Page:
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1442Re: [lxx] Lucian's LXX

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  • Robert Kraft
    Nov 8 3:07 PM
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      The designations are modern and arbitrary, based primarily on studies of the NT
      texts. According to UBS\4 (2001 printing) p. 19* "Byz = The reading of the
      Byzantine witnesses, i.e. the text of the great majority of all Greek manuscripts,
      especially of the second millennium." There is also Byz\pt/ = "One part of the
      Byzantine text when its witness is divided, i.e., in contrast to another part."
      Thus even in the presumably more homogeneous NT MSS, the situation is complex since
      it is rare to find single MSS that include the entire NT (a MS is more likely to
      have only one of the sub-collections: e = gospels, a = acts, c = general epistles,
      p = Paul, r = Revelation).

      Thus in the NT, according to my Nestle\20 intro, "the socalled Koine, i.e. the
      general recension used in Antioch and later in Constantinople ... is represented in
      the gospels by MSS EFGH, in Acts and the letters by HL [that's not the same H as in
      the gospels!], in the Apocalypse/Revelation by 046, as well as by the majority of
      later MSS." These types of texts were put together in the modern editions by
      Erasmus (1516ff), Elzevier (1633), etc., and came to be called "textus receptus."

      With the even more complex LXX/OG anthology, I don't think things "gelled" in quite
      the same manner. A century ago, Swete wrote as follows in his Intro to the OT in
      Greek: "No one of the rival recensions became dominant and traditional, as in the
      case of the NT; among the later MSS groups may be discerned which answer more or
      less certainly to this recension or to that, but the greater number of the cursives
      present a text which appears to be the result of mixture rather than of any
      conscious attempt to decide between the contending types" (p. 86). As Swete
      explains before this sentence, Jerome tried to standardize things in terms of
      Origen's Hexaplaric text, but "fortunately the task was beyond his strength, and
      MSS and versions still survive which represent more or less fully the three
      recensions of the fourth century. ... A fusion of texts arose which affected the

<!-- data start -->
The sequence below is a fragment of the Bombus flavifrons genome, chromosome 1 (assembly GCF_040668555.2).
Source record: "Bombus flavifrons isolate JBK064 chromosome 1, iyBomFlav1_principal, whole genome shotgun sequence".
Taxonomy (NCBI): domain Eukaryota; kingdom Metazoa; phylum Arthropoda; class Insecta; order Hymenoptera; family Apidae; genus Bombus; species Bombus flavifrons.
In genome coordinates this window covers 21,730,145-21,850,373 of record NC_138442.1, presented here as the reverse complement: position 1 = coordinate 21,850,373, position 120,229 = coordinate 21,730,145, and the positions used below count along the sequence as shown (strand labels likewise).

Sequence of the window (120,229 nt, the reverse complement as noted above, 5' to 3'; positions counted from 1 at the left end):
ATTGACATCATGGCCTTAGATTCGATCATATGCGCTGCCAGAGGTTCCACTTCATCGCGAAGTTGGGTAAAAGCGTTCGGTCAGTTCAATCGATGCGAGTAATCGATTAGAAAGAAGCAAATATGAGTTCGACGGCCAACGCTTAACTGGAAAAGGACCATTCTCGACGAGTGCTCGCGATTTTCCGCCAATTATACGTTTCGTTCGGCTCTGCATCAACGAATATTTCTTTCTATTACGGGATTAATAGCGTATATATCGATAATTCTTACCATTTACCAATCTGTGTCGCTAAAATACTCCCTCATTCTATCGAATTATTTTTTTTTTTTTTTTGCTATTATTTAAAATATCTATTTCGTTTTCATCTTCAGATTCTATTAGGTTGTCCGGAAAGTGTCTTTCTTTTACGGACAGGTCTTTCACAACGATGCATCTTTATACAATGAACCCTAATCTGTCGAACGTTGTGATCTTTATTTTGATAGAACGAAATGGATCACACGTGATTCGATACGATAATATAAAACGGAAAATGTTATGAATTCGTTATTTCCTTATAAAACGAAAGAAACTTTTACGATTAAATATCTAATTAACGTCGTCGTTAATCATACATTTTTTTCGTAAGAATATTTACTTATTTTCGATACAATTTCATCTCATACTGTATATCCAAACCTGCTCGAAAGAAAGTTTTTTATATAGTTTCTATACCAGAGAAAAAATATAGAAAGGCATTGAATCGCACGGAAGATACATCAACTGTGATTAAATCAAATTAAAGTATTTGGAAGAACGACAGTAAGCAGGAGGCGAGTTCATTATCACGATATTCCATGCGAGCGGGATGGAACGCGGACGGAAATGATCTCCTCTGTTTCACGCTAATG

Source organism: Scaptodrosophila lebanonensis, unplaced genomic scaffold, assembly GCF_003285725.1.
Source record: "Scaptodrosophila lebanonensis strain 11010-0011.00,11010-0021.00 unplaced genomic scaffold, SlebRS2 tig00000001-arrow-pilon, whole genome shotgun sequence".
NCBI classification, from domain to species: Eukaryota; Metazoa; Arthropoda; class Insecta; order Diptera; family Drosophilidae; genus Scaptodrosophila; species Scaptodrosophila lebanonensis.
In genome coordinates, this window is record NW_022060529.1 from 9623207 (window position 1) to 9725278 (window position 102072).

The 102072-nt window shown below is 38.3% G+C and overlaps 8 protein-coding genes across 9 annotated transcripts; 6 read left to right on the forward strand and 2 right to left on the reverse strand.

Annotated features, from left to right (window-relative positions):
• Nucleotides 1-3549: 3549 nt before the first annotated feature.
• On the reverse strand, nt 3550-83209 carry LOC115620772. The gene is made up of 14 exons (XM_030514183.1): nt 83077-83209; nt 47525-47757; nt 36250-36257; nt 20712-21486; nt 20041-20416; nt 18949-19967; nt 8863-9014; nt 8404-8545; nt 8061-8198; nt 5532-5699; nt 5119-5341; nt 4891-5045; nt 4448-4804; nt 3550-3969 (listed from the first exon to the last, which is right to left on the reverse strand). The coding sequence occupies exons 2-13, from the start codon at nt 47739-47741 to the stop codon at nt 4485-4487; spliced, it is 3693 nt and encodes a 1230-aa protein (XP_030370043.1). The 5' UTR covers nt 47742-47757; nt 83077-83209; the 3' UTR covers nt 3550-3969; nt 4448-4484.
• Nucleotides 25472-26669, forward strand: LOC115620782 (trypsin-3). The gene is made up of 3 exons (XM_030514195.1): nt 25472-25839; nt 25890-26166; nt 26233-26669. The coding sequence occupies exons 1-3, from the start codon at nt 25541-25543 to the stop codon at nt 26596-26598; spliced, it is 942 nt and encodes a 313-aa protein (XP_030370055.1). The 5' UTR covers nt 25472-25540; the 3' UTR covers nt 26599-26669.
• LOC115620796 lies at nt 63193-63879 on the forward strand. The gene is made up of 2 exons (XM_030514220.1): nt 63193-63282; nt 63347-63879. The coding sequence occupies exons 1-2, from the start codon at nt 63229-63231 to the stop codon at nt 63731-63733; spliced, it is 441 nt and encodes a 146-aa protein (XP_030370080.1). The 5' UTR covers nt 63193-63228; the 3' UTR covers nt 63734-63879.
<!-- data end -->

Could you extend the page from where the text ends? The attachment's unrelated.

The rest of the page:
greater part of the copies in varying proportions." As a scholar of texts, Swete is
      pleased that more standardization did not occur. Not everyone would share that
      judgment, perhaps, but it probably fairly describes the situation even today. To an
      extent, Rahlfs becomes the "textus receptus" for academic purposes at least.


      > On Sat, 6 Nov 2004, Wieland Willker wrote:
      > > On the Textualcriticism List the question came up, why Lucian's LXX
      > > recension failed to gain the same acceptance as his NT text (if one
      > > assumes for the record that this was the Byzantine text).
      > > My question to the list is: How widely spread was Lucian's LXX? What
      > > is the history of its distribution? I have read that the Psalter
      > > became the official text of the Orthodox church?
      > >
      > > AND
      > >
      > > > The Byzantine text of the NT really supplanted everything else and
      > > > became the dominant text of the Byzantine empire. As far as I see it,
      > > > this was not the case with Lucian's LXX text.
      > > >
      > > > My question:
      > > > If only Lucian's Psalter became the official text of the Orthodox
      > > > church, what texttype is the rest of the Orthodox LXX text?
      > AND
      > > I would like to ask this once again: What is the texttype of the
      > > Majority text LXX?
      > My ca. 10 years of serious engagement with LXX texts and scholarship do
      > not permit me to make any sense of the phrase "Majority text LXX." Anyone
      > else here capable of processing Wieland's concept of a "Majority text
      > LXX?" If so, please jump in and alleviate the confusion.
      > And, by the way, here's my question to you "once again:" how did the
      > "Majority text NT" become a majority?
      > > From what I have read ("Invitation to the Septuagint" and "The
      > > Septuagint in Context") it seems that the Majority text is a derivative
      > > of Origen's 5th column of his Hexapla. Is this correct?
      > The phrase "Majority text" does not occur in my edition of Invitation to
      > the Septuagint. I therefore conclude that you've read it into the text.
      > I suggest you either 1) point out where you find this phrase (or, more
      > likely, something you consider to have its import) or 2) adjust your
      > understanding to better fit what Jobes and Silva are really writing about.
      > James
      > Yahoo! Groups Links

      Robert A. Kraft, Religious Studies, University of Pennsylvania
      227 Logan Hall (Philadelphia PA 19104-6304); tel. 215 898-5827
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